Getting Weird

Jack the Ripper and Oscar Wilde: The odd couple

More stories from Alyssa Anderson

Getting Weird
December 13, 2018
Getting+Weird

There are two things in this world I love more than anything: conspiracy theories and great literature. As you know by now, I’m always game to spend hours searching the dark recesses of the interweb, but lately I have become suspicious that I may have already exhausted all possible conspiracies.

Until recently, I felt like nothing could surprise me. Bohemian Grove? Yawn. New World Order? Ugh, next. Lizard people? Tell me something I don’t know. For the last few weeks, I’ve been afraid my worst nightmare has finally become reality — there are no more conspiracies left for me. Just when I felt I had lost all hope, I came across something in a book that re-ignited the conspiracy fire inside me.

Late last night, I sat up reading “Zodiac” by Robert Graysmith which, for those who are unfamiliar, is the most thorough compilation of research available on the Zodiac Killer and is a book I highly recommend for any of my fellow true crime junkies.

Anyway, as I’m flipping through the pages, something on the page sucked the breath right out of my lungs. Oh so casually, as if he was mentioning the weather, Graysmith mentioned a conspiracy where the legendary author Oscar Wilde knew the identity of the world’s first known serial killer, Jack the Ripper. Allegedly, Graysmith said, clues to the killer’s identity are hidden in Wilde’s most notable book, “The Picture of Dorian Gray.”

I just about lost it. “The Picture of Dorian Gray” has been in my top five favorite books since I was 15 years old, so how have I never heard this theory before? My prayers were answered.

Overcome by the rush I always get after finding a new conspiracy theory, I slammed my book shut, fired up my laptop and began investigating. But, before I get ahead of myself, I think it’s time for a little backstory.

From 1888 to 1891, an unknown killer terrorized the Whitechapel district of London. This mysterious murderer preyed on “ladies of the night” and brutally slaughtered them, leaving behind cryptic messages for the police. The slayings were so vicious (I’ll spare you the details) that the name Jack the Ripper was coined to identify him.

In the four years when Jack the Ripper was active, he claimed the lives of five people. To this day, no one has the foggiest idea who he was. And that’s where my friend Oscar Wilde comes in.

Published in 1891, the same year as The Ripper’s final known slaying, “The Picture of Dorian Gray” is a Gothic novel that was highly provocative for its time. In this world-renowned book, Oscar Wilde, a closeted gay man, tells the tale of a London man named Dorian Gray who has a bit of an inflated ego.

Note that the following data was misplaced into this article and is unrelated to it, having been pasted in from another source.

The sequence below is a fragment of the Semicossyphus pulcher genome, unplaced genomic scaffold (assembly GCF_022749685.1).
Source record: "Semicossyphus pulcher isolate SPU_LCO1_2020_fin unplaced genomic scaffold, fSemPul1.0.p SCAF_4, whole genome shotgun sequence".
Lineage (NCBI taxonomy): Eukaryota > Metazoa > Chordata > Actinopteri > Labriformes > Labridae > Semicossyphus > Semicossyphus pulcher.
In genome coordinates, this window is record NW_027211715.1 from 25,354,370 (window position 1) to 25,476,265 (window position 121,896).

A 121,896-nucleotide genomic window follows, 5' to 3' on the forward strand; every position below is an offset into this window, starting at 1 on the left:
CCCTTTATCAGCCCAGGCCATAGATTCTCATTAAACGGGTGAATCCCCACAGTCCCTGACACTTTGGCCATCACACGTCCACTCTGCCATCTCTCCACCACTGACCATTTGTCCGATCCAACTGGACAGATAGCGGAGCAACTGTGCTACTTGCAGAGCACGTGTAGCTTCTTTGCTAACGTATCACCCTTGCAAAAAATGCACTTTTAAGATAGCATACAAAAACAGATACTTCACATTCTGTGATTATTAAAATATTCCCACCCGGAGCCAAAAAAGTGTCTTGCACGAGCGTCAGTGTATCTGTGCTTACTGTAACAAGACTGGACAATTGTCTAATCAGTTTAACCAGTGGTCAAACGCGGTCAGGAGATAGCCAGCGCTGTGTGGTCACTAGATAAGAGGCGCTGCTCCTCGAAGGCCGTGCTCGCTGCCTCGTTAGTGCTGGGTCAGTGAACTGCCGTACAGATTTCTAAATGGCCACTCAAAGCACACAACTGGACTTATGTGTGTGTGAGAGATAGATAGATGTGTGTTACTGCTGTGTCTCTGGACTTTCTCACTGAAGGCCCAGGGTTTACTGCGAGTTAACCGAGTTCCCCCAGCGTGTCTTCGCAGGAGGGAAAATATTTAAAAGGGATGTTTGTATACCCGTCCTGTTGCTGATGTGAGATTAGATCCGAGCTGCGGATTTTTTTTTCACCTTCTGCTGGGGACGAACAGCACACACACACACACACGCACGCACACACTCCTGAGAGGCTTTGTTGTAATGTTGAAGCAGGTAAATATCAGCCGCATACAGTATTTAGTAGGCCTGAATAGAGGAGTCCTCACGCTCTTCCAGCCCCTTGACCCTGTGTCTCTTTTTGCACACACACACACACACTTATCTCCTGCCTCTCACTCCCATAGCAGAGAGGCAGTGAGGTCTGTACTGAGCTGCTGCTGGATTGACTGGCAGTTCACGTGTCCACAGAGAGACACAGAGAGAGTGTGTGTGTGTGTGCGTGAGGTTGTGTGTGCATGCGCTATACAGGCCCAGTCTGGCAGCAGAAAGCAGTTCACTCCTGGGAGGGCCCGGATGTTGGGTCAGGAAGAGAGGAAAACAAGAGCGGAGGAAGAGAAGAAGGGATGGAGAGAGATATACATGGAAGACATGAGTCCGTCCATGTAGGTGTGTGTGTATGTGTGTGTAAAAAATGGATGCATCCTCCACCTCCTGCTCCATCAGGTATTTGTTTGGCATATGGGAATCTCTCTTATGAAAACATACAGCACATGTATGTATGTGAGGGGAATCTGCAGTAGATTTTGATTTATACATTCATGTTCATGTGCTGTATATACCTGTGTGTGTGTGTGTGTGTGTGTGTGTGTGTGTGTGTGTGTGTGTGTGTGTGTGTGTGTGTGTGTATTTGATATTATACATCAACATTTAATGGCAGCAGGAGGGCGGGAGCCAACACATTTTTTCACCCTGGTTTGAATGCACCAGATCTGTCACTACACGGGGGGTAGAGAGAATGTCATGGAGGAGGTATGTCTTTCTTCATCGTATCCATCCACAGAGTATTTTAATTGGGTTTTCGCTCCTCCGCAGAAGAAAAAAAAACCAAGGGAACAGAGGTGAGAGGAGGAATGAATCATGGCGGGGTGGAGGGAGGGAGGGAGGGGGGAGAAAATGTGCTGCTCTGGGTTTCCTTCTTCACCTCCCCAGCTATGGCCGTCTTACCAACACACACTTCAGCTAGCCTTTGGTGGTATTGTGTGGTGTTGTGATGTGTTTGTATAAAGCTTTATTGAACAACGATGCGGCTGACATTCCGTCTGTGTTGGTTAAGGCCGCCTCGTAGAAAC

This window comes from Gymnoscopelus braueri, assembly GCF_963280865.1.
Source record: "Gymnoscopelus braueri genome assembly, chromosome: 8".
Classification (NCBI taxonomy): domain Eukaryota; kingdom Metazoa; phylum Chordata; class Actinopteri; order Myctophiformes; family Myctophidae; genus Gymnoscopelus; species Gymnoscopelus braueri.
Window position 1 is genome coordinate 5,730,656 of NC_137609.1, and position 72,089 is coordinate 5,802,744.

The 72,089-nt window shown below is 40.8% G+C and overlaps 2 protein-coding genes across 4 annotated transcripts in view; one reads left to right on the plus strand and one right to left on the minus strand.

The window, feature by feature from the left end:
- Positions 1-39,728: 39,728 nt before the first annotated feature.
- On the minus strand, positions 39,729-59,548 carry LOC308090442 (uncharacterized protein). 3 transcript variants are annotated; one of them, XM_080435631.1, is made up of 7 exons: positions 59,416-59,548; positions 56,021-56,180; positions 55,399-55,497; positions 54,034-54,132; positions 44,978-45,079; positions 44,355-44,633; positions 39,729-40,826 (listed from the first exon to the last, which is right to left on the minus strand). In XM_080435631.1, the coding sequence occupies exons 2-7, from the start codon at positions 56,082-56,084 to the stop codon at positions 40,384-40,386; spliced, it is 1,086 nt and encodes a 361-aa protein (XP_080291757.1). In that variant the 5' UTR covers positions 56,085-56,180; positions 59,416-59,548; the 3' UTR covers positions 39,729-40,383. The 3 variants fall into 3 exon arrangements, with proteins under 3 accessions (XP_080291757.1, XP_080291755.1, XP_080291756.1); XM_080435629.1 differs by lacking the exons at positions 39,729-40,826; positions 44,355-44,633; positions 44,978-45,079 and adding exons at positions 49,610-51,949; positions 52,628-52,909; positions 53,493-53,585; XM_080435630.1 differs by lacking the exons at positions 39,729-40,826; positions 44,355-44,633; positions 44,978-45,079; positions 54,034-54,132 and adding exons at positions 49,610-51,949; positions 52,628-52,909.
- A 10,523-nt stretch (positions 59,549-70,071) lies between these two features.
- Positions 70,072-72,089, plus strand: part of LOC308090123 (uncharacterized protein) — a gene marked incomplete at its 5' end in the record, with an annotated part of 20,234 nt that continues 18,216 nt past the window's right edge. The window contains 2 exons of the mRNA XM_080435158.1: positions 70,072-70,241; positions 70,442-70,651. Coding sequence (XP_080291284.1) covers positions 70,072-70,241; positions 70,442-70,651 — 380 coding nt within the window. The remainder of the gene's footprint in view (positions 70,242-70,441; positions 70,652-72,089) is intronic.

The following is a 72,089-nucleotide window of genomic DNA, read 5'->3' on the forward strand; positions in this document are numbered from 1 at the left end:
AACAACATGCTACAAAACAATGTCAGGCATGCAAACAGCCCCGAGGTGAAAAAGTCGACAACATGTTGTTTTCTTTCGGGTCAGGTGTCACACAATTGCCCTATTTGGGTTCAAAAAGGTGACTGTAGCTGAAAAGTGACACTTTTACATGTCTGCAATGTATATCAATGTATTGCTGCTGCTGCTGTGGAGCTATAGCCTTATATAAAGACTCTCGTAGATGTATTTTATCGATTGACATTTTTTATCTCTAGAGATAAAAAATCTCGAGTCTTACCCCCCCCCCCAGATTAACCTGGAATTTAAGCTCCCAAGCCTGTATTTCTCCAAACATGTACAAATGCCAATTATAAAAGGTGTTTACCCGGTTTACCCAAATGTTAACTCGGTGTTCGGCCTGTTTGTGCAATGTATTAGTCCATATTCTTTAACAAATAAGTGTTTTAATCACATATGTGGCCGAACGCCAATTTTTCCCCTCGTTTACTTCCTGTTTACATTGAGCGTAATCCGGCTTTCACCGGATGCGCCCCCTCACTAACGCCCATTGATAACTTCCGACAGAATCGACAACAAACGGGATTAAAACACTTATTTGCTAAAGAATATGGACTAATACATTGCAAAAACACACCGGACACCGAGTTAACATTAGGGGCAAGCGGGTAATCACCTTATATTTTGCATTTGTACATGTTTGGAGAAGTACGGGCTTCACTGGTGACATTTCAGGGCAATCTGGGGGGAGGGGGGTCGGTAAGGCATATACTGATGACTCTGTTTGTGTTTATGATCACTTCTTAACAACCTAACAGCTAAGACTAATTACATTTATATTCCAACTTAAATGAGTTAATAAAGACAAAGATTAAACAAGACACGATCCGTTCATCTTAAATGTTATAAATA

Dorian is quite handsome and loves checking himself out, so he has a portrait made of him. As the novel develops, Dorian becomes more and more of a jerk. With every act of debauchery, Dorian’s portrait changes a little. After 18 years of sex, drugs and murder, the portrait morphed into a complete monster, yet Dorian hasn’t aged a day. I don’t want to spoil too much for you, but “The Picture of Dorian Gray” perfectly encapsulates the vibe of London during Jack the Ripper’s reign of terror.

Because Wilde and The Ripper were in London at the same time, many theorists argue that Wilde may have been Jack the Ripper all along. But, I disagree. If we decide to rely on this logic, one could argue that five-year-old Tom Cruise could have committed the first Zodiac murder in 1968 because he was in San Francisco at the time.

While I don’t believe Wilde himself was Jack the Ripper, there is evidence that hints Wilde may have known the killer’s identity. In Thomas Toghill’s 2008 book “The Ripper Code, he argues the character of Dorian Gray was based off one of Wilde’s lovers, who just so happened to be Jack the Ripper.

According to Toughill, Dorian’s transformation from a privileged, well-liked man into a drug using murderer is an allusion to the identity of Jack the Ripper. Although “The Ripper Code” only has a measly three stars on Goodreads, Toughill’s theory is certainly worth looking in to.

Perhaps no one will ever know the true identity of the man responsible for those grisly murders that occurred more than 100 years ago, but I say we should not lose hope. In the meantime, you can find me tracking down “The Ripper Code” and re-reading “The Picture of Dorian Gray” searching for clues.

I will not rest until I find answers.

Anderson can be reached at [email protected]